# Payoff Function Parisian Option - Does Vector have at least k consecutive entries equal to 1?

I have a problem using the "fOptions" Package for R. While I use the built-in MonteCarloSimulator with it's standard innovations and path generator I change the Payoff Function to price Parisian Options. My Problem is that the MCSimulation overpices the Option by 0.2.

Now my Question is: Is the Code I wrote correct? It should do the following (it's part of a function, the other stuff is correct):

1. I get a vector "path", which is constructed from the exponent of a geometric Brownian Motian, so the first line changes this "path" to a vector containing the values of the Underlying.

2. I change path to be a 0-1 Vector containing 1s where the Underlying value falls below the barrier H.

3. I change path to be a True-False Vector containing the information if there are k or more consecutive steps in which the asset is below the barrier H.

4. If this is the case, set payoff to 0.

``````path = S*exp(cumsum(path))
path = (path <= H) + 0
path = (rle(path)\$values[which(rle(path)\$lengths >= k)] == 1)

if (sum(path) > 0) {payoff = 0}
``````

The code seems to be wrong for small k = 0, 1, 2, ... as the option prices underestimates the probability of a Knock-Out.

Edit: The path is generated via

``````wienerPath = function(eps) {
path = (b-sigma*sigma/2)*delta.t + sigma*sqrt(delta.t)*eps
path
}
``````

where "eps" is a matrix filled with sobol low discrepancy numbers. the matrix which i get by running wienerPath is then inserted in my payoff function row by row, so "path" in the code in my original question is a vector.

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Where does the initial `path` come from? If it is already a geometric brownian motion, as you write, you should not take the exponential. – Vincent Zoonekynd Aug 27 '13 at 11:57
Thanks for your reply, I inserted the code as Edit. – user2696692 Aug 27 '13 at 12:54
You need to compute the expectation with respect to the risk-neutral measure, not the physical measure: in concrete terms, it usually means there is no drift. In addition, to have a Brownian motion, you need to integrate the noise, e.g., by replacing `eps` with `cumsum(eps)`. (I assume that your quasi-random numbers are already Gaussian.) – Vincent Zoonekynd Aug 27 '13 at 13:39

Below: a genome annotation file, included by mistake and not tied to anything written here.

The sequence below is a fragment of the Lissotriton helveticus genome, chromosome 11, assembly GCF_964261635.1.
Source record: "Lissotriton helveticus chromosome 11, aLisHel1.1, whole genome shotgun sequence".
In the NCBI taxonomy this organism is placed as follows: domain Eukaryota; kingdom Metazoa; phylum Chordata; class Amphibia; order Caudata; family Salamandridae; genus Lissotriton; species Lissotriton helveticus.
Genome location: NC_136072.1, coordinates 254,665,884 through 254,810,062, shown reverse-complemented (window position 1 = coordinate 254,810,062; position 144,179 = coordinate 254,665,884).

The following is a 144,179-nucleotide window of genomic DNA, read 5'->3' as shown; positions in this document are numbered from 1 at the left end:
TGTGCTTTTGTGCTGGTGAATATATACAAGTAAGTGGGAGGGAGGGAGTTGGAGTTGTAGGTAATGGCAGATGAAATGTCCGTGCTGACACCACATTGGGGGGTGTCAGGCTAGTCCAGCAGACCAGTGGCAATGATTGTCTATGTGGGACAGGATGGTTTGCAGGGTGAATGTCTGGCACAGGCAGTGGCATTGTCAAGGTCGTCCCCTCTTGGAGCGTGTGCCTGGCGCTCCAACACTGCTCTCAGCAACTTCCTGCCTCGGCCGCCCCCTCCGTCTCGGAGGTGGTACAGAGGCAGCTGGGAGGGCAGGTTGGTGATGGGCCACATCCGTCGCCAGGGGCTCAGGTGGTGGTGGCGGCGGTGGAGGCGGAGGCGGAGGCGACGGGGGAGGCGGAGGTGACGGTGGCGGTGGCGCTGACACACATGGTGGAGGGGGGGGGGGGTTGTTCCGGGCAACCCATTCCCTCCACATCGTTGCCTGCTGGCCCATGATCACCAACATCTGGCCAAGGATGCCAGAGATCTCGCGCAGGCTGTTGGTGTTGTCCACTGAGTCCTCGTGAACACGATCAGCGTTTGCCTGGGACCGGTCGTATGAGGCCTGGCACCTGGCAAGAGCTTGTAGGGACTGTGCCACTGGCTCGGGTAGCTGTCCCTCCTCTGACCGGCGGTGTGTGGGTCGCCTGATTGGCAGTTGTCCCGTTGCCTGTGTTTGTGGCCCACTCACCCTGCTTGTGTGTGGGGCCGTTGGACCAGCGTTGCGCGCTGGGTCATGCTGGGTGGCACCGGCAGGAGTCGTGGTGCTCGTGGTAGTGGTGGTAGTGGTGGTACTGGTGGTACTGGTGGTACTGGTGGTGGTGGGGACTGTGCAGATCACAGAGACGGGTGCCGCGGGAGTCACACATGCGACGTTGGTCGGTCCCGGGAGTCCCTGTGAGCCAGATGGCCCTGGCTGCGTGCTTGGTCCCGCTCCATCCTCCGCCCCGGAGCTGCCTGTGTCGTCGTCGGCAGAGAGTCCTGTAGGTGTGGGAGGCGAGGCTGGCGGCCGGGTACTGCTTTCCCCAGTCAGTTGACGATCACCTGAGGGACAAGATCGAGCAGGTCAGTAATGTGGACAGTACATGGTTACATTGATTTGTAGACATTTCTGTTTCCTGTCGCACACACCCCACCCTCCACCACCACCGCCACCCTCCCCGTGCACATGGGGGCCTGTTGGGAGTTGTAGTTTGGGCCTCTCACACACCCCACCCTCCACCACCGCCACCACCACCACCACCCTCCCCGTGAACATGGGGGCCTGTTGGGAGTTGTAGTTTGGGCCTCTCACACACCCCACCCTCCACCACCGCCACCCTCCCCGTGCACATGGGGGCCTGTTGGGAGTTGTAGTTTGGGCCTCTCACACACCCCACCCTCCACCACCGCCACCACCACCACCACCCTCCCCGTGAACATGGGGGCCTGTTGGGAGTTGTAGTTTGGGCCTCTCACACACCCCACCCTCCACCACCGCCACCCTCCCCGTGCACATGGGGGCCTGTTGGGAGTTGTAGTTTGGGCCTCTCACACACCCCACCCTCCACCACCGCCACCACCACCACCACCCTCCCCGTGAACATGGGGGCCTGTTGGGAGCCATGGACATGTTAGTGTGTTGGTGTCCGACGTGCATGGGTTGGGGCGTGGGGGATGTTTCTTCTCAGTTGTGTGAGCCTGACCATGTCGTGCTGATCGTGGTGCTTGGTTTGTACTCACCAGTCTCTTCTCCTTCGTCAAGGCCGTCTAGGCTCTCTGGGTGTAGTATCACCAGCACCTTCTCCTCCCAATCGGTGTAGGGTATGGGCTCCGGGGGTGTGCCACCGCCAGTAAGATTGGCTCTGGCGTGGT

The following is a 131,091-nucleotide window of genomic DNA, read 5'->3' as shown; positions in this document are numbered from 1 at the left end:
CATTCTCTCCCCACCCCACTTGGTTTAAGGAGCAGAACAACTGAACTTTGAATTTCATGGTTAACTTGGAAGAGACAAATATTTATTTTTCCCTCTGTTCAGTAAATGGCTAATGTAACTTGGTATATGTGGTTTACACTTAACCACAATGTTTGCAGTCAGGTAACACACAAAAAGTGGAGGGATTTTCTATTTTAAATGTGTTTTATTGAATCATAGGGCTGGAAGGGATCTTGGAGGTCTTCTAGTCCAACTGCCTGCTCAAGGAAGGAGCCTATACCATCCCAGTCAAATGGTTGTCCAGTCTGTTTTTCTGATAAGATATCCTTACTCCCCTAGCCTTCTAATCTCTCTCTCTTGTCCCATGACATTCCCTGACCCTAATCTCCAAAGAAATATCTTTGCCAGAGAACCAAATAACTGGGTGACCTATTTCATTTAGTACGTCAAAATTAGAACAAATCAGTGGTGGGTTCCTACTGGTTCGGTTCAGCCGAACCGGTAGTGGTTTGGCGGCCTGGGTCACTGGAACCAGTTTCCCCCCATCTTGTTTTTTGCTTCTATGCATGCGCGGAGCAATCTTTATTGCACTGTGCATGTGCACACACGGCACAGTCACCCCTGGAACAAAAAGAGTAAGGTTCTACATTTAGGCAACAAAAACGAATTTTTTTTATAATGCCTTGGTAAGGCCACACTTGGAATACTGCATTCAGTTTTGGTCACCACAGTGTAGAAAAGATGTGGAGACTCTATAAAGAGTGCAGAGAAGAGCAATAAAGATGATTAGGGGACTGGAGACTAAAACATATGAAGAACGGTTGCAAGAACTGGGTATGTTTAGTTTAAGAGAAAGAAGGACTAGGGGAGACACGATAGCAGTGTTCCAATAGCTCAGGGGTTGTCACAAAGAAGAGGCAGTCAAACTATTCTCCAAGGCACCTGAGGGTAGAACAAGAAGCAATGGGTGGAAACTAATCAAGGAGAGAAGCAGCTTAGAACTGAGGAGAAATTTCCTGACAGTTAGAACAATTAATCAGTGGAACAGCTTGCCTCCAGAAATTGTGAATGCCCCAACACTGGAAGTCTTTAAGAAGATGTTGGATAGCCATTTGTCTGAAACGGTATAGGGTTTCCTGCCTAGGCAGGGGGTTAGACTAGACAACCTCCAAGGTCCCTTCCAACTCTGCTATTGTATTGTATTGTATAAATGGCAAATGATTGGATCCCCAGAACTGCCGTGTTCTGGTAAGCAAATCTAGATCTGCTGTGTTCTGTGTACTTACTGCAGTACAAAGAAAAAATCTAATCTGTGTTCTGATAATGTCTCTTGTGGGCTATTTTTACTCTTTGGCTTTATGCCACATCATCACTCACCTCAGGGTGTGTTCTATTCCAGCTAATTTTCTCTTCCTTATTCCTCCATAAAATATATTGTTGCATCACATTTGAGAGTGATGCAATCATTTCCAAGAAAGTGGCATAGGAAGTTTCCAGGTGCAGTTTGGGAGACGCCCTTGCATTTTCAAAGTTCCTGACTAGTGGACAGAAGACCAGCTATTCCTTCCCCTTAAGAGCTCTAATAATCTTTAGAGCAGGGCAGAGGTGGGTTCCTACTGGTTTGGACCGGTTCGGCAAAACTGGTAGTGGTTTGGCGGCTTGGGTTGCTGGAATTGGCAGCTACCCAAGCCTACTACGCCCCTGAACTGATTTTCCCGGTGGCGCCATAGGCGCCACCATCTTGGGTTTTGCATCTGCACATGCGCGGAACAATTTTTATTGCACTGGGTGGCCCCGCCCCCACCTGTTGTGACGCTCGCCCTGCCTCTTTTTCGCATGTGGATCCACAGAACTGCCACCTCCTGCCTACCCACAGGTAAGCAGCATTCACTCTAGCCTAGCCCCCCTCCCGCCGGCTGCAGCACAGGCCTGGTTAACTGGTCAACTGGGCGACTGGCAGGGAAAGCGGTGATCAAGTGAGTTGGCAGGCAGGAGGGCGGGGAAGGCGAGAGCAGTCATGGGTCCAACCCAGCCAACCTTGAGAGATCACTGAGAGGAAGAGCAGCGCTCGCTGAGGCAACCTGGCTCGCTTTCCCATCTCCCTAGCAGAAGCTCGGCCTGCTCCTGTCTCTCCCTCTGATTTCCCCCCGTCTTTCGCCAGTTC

I pasted the full code here: pastebin.com/zuEPNKdJ Maybe you can take a look, I think I calculated the path the correct way. I calculate the paths of the asset tree using the solution of the geom. brownian motion (en.wikipedia.org/wiki/Geometric_Brownian_motion) with mu being my interest rate and sigma being the volatility. – user2696692 Aug 27 '13 at 16:33

To answer the title question without plowing thru the sample code:

``````foo<-sample(c(0,1),1000,replace=TRUE)
bar<-rle(bar)

bar\$values[bar\$lengths >=k]
``````

If you get any "1"s out of that last line, you win.

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Thanks for you reply. Didn't know you could drop the "which()". I'm sorry if I don't understand you correctly, but if I sum over the last line and check if it's bigger than 0, don't I have the result? I'm sorry but my R coding and my english aren't that good. – user2696692 Aug 27 '13 at 13:36
@JohnDoe746 Yes, but be careful. If your input is purely ones and zeroes, you can sum the last line. If there are other values, then you might need to do something like `any(bar\$values[bar\$lengths >=k] ==1)` – Carl Witthoft Aug 27 '13 at 14:24
Okay, thanks. But from `path = (path <= H) + 0` I only get ones and zeroes, right? – user2696692 Aug 27 '13 at 19:26
@JohnDoe746 Yes - you don't need to do the `+0` as subsequent functions will coerce the TRUE/FALSE values in `path` to numeric as needed. – Carl Witthoft Aug 27 '13 at 19:35